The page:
Thanks, But I Wasn’t Asking: How to Channel Unsolicited Advice

Over the holidays, my husband surprised me with all the items necessary to adopt a dog as a gift. We’d been talking about it for years, and now was the time. As luck would have it, the universe soon provided us with the puppy of our dreams — a gorgeous husky. It was a nerve-racking commitment, but after six years of talking about getting a dog together we knew we couldn’t pass up the opportunity to give this little one a loving home.

Since we were in the middle of the holidays, most of our initial puppy appointments had to be pushed back until the start of the new year, but I was confident I could make this sudden adoption work by doing everything in my power to self-educate myself on her needs in the meantime.

On day two of puppy parenthood I was beginning to feel my maternal instincts kick in… until, that is, I was shamed for the type of leash I had by someone walking their dog on the street. “You’re going to cause irreversible damage if you don’t get a new leash. You should buy a new one today!” she called out to me.

Wanting to cut her off from her rant and angrily give my two cents, I simply thanked her for the advice and moved on.

It dawned on me then that regardless the amount of prep, love and positive intention I put into the universe, there will always be a hater or two ready to dish out advice you weren’t asking for.

And it’s not necessarily the advice that’s the problem, but the shameful, unprovoked tone that it’s delivered in. It can take you from blissfully content and proud to absolutely insecure about your choices.

I like to take these instances in life and call them my “two steps forward, one step back” tests. Whenever someone is given the power to make you feel small it can feel like all your self-work goes out the window. I used to feel like this all the time which would prevent me from wanting to explore new opportunities in my life. Over time, however, I’ve realized failing (or not doing something perfectly) is nothing to actually feel insecure about because we all go through these tests as we continue to grow.

Below are three ways I’ve found that help me to handle these situations in a graceful, optimistic way so that the information exchange doesn’t have to make you feel remorseful of your choices.

No one is an expert on life —

I rarely call myself an expert on anything because the key to life is that we are always learning. Even scientists who research for factual evidence seem to continuously evolve previous findings that once were considered the right and only answer. It really can take a village to find the right balance so a community of trusted resources can come in handy when you are trying something new. I don’t know much about caring for a dog other than it takes a lot of time, devotion and love, so I can’t expect to know which accessories are the perfect fit per breed. Reaching out to my community of fellow dog owners led my husband and I to a great trainer who helped us with a pro list of must-haves. We don’t get to continuously climb the ladder of success without facing a situation in which we don’t have all the answers. No one is meant to be an encyclopedia of everything, so just know that if you are open you can and will find the right support along the way.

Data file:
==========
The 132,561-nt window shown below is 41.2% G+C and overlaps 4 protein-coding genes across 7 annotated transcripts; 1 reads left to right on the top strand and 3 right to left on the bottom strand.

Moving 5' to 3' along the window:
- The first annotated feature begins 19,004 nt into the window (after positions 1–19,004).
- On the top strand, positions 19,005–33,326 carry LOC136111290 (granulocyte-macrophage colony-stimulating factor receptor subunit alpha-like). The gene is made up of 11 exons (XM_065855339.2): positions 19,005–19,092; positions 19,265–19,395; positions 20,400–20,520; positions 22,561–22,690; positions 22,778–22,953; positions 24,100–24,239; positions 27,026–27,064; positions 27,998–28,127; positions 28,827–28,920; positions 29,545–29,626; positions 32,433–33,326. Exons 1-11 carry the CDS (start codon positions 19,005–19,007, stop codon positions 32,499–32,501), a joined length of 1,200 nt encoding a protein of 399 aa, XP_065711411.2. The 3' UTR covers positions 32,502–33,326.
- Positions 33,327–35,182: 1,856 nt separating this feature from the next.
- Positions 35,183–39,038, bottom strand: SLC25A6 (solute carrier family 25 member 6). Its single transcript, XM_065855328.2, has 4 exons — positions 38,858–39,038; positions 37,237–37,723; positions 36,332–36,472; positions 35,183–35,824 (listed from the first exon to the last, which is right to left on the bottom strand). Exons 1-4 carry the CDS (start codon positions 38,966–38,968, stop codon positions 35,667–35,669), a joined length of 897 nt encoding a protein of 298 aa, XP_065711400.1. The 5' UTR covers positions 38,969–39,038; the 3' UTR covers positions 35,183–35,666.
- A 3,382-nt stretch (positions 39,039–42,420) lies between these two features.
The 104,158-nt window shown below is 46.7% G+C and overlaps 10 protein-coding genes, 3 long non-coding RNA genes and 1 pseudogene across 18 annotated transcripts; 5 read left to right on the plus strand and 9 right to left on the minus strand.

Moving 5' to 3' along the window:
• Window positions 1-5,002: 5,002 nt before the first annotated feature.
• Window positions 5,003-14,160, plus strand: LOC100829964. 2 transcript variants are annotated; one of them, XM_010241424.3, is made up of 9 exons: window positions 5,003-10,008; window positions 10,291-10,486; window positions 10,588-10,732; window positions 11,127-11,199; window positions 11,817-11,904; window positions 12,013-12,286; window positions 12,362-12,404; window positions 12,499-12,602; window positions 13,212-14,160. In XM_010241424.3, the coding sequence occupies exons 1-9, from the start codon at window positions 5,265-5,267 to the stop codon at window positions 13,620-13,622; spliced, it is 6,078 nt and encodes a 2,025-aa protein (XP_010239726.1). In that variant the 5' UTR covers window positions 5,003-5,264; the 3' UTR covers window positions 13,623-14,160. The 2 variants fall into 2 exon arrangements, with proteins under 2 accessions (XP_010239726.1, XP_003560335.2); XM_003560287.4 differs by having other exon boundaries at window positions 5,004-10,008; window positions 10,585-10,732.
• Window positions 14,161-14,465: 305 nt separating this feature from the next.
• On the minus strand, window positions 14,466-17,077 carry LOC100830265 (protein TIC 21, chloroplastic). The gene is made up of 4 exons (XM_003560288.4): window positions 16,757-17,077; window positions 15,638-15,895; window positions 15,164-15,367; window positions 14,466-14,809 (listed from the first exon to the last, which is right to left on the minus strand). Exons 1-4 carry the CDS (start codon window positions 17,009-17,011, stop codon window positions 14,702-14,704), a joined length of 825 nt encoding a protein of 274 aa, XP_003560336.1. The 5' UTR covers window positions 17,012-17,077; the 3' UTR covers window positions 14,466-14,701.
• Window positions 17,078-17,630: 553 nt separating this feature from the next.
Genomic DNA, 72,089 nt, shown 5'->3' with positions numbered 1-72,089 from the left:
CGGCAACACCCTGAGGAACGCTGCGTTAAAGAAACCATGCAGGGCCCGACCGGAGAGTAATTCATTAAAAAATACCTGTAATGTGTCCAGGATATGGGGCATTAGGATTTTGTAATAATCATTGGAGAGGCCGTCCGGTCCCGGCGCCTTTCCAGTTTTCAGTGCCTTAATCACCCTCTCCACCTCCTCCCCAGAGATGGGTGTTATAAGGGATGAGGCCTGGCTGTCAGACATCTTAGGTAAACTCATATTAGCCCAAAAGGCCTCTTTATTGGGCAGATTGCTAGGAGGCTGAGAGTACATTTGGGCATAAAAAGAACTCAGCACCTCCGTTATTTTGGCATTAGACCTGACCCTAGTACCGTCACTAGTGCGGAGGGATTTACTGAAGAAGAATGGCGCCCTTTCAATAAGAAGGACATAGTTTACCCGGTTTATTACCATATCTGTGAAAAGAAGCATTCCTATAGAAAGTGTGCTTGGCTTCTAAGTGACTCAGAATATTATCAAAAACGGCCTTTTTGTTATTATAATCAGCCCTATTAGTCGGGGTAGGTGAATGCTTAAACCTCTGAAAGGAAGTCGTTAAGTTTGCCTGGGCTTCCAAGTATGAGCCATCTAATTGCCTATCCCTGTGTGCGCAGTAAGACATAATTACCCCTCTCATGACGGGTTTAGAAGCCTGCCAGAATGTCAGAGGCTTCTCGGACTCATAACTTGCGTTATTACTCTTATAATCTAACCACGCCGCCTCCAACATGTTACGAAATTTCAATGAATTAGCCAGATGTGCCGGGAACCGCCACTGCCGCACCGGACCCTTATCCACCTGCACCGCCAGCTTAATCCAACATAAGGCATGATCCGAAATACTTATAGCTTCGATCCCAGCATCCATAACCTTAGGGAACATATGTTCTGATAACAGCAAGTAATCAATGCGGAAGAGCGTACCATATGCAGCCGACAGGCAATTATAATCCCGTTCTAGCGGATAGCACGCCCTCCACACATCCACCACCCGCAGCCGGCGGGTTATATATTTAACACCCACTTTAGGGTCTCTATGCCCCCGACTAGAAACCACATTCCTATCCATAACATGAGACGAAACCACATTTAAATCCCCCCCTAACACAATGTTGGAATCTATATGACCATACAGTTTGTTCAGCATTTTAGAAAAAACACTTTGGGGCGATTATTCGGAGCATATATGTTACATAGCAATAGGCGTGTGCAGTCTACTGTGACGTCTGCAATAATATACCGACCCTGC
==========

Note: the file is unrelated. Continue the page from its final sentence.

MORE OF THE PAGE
Making mistakes is oftentimes a huge gift —

The most common misconception on mistakes and failures is that they are a reflection of our own personal characters. Without mistakes we wouldn’t have some of our greatest discoveries and inventions (like post-its or penicillin). When we make mistakes we must review them and learn how to better them on our next try. We are continuously learning about ourselves and what we are capable of through our mishaps, and just because we don’t have a grading scale to determine our level of mistakes in life doesn’t mean we are failures. Keep trying and learn to view your mistakes as little gifts from the universe that will, ultimately, make you better.

What are you really dwelling on? —

After the other dog mom shamed me on my dog leash, I realized I wasn’t dwelling on her comment because she was right. Her comment hit home because I was insecure and didn’t know what the hell I was doing. I’m the youngest of my family and am currently child-less so I have never raised anyone or anything. I oftentimes get scared of being the one in charge because there has always been someone who has been around to tell me what to do or correct me when I’m doing it wrong. That’s when I realized I was holding on to her tone as if I was getting chastised by my parents or an authority figure. This woman may have had terrible delivery in her advice, but ultimately it did trigger enough in me to break through that pattern of thinking that I was incapable — and making the steps to further educate myself.

I’m fully aware that each aspect of my life won’t be perfect. Whether it’s a mistake in puppy parenting or a bump in the road in my business and relationships, I will continue to find that a backtrack isn’t a standstill. Until we learn what we are supposed to learn from a particular experience we will have to first slow down and review what occurred. These situations are not meant to shame, guilt or hurt you, but rather better you for your next experience so you don’t have to worry about speeding through it. Have trust that with each step back you will continuously have two steps forward if you just explore each situation with an openness to learn and grow.